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I lack experience for the jobs I'm looking at - should I still apply?

(11 Posts)
TomHiddlestonsDignity Wed 06-Jul-16 13:24:47

I want to get back to work after maternity leave, but not returning to what I did before.

So I've been looking at part-time admin/secretarial roles. But several say "at least two year's worth of admin/secretarial work" as required criteria. I haven't got that, is it still worth applying? I previously freelanced at one point so had to do all my own admin then. Would that count a little bit?

Sorry if that's a stupid question, I just want to broaden the pool of jobs I can apply for but don't know if it's possible.

Stillunexpected Wed 06-Jul-16 15:52:29

If we ask for two years of previous experience in an admin role it is because the role requires it, not because we just fancy getting more highly-qualified applicants for the position. You should probably be able to work out from the job description whether a job will really require previous experience (PA to the CEO - probably - part-time receptionist at a local accountancy office - probably not so much). If you think a job is worth applying for, you have nothing to lose by going for it. However, and it is a big however, admin roles are competitive because not only do you have applicants who have solid experience but also applicants who are transferring from other areas and utilising admin skills they have picked up in other fields so the applicant pool tends to be large. Part-time work is even more competitive so add the two together and you can expect it to be difficult!

Personally, I wouldn't count doing your own admin while freelancing as experience. These days, with life so complicated and fast-moving, aren't we all our own admin persons?

TomHiddlestonsDignity Wed 06-Jul-16 20:48:17

Thanks for your fair and comprehensive reply still. That helps me get an idea of when to take notice and when to disregard slightly, thanks.

BrandNewAndImproved Wed 06-Jul-16 20:50:29

I don't know about administration jobs but every job I've applied for (and gotten) I've been punching above my weight. Qualifications and experience wise. Just read the job description throughly and talk up the points they want in the interview. If there is something you're not trained for but they like you they might take you on and train you up.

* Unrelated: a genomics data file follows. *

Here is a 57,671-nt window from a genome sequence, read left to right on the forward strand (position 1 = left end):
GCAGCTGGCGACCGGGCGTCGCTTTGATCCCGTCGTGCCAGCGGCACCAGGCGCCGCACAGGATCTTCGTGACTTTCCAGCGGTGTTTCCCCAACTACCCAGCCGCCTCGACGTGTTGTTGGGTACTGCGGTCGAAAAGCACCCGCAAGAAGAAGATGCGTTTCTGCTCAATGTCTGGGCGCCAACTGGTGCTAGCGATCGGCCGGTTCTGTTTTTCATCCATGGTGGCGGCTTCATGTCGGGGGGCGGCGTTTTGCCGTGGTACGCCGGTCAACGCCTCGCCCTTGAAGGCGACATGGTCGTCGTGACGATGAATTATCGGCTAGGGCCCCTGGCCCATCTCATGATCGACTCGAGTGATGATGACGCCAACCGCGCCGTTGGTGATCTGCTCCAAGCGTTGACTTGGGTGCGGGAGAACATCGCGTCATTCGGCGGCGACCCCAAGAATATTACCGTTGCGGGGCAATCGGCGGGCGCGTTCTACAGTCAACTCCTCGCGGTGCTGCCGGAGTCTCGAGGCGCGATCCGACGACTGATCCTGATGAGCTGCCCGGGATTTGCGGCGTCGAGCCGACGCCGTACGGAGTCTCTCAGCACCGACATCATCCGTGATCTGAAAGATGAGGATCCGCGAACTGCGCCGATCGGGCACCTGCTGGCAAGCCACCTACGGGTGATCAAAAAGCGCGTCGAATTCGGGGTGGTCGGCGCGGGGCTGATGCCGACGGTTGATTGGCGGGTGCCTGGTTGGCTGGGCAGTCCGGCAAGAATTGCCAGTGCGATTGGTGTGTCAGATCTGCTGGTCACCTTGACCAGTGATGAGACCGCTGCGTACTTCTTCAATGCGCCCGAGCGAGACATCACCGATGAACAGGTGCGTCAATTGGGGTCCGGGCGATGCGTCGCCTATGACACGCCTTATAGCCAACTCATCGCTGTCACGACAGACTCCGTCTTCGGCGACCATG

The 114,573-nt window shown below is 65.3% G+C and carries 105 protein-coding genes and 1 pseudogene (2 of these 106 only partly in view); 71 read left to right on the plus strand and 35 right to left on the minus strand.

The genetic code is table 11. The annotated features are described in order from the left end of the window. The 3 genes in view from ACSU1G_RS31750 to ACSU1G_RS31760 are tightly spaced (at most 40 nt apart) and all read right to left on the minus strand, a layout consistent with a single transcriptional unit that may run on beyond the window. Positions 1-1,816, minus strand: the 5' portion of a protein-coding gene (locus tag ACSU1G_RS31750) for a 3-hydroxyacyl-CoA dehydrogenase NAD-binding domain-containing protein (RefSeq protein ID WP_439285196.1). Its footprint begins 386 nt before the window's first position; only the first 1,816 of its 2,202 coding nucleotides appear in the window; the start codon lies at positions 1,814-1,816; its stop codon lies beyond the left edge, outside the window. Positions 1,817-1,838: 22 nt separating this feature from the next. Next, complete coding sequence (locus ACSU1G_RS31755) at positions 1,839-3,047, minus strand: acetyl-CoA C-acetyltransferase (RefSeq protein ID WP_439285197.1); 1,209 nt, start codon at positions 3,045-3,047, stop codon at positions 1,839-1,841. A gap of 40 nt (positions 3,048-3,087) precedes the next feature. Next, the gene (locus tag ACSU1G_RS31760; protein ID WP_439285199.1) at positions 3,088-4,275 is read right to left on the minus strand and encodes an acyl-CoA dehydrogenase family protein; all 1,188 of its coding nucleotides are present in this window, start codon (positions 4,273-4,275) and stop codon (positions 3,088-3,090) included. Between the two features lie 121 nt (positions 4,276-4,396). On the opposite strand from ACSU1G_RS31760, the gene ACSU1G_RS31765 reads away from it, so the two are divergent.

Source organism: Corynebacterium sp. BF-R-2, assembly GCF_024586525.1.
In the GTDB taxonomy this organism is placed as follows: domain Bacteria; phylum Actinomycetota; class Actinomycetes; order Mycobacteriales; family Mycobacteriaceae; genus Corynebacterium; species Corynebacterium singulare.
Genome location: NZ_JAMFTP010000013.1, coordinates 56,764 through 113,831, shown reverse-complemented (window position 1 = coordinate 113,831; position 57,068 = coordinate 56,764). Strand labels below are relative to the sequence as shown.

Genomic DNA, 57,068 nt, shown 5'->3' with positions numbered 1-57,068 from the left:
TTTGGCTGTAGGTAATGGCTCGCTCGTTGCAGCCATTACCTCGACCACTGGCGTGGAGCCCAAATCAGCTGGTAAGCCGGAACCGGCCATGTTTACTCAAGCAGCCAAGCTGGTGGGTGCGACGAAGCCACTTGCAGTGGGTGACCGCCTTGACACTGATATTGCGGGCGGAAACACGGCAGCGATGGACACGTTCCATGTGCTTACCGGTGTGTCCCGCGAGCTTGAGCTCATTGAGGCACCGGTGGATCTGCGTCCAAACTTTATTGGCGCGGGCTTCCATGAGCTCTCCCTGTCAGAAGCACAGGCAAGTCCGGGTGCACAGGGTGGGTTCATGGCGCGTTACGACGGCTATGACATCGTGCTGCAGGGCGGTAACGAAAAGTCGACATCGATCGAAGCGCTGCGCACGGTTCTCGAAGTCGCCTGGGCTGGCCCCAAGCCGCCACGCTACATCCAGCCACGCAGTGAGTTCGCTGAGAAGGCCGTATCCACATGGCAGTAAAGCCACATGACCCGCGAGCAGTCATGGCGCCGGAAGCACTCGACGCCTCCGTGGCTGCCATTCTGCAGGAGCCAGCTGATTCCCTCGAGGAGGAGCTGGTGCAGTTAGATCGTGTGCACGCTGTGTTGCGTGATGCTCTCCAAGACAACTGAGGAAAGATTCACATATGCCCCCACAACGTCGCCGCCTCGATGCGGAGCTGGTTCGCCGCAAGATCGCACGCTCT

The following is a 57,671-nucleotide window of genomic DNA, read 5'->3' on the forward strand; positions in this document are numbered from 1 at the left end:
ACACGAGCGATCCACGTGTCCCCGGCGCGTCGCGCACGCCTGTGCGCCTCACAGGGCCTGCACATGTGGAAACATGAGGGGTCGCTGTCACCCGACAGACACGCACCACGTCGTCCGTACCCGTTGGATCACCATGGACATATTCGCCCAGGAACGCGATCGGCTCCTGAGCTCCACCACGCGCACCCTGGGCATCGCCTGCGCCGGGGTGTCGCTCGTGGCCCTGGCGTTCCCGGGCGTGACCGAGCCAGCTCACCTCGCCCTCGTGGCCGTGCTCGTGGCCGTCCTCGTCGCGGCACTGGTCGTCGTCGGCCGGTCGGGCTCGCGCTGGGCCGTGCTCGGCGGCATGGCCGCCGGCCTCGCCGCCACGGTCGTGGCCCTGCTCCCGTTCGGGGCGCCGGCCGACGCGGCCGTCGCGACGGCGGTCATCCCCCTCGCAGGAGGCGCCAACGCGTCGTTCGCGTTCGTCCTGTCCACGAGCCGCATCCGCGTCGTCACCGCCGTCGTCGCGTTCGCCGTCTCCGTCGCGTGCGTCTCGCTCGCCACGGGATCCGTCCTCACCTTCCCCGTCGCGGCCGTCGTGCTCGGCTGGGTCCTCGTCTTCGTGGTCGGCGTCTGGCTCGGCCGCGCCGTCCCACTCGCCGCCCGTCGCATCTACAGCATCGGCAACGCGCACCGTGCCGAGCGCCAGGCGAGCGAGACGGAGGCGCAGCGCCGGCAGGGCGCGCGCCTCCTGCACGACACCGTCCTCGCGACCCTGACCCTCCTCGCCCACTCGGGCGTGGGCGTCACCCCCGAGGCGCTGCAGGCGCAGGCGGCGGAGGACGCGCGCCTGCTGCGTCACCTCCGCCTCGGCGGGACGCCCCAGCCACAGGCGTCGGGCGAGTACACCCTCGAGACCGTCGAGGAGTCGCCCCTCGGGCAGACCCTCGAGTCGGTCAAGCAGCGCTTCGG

TomHiddlestonsDignity Wed 06-Jul-16 21:27:02

That's good to hear brand.

BeatricePotter Thu 07-Jul-16 23:17:49

I agree you need to be punching above your weight. The person who gets the job will probably have at least five years experience and have done a 'proper' PA job full time.

I wouldn't go the admin route personally. Have been a PA for about 15 years and it is getting harder and harder. Admin staff have been culled so there is much much more work to do and PAs are seen as a luxury. You are probably pitching yourself against hundreds of candidates who are much better qualified than you.

BeatricePotter Thu 07-Jul-16 23:20:18

Also, do not assume a 'little admin job' will be a doddle. They can be bloody stressful and hard work especially if you are supporting several people.

TomHiddlestonsDignity Fri 08-Jul-16 13:33:22

Thanks for advice beatrice. Not meaning to patronise/diminish admin work, just going for it as it's more 9-5 than my previous role. Might reconsider though.

BeatricePotter Fri 08-Jul-16 14:34:39

No, of course. In theory, it should be a 9 to 5 role but depending on where you work it might not be! I think a lot of the problem is that you are often supporting people who have never done the role and assume every task can be done within two minutes. If you are doing work on behalf of multiple people and volume is high it can be stressful. No comparison to doing your own admin as a freelancer as a lot of it is about managing other people's expectations/not being treated as a doormat/dumping ground of stuff that people don't want to do themselves.

NoTractorsAtTheTable Fri 08-Jul-16 14:46:07

OP, have you considered joining a temp agency? That could be a way to boost your administrative skills and let you consider what type of environment you like. We often take on our temps as permanent employees if they are good too.

TomHiddlestonsDignity Fri 08-Jul-16 18:14:50

I hadn't actually, that's a thought tractors.

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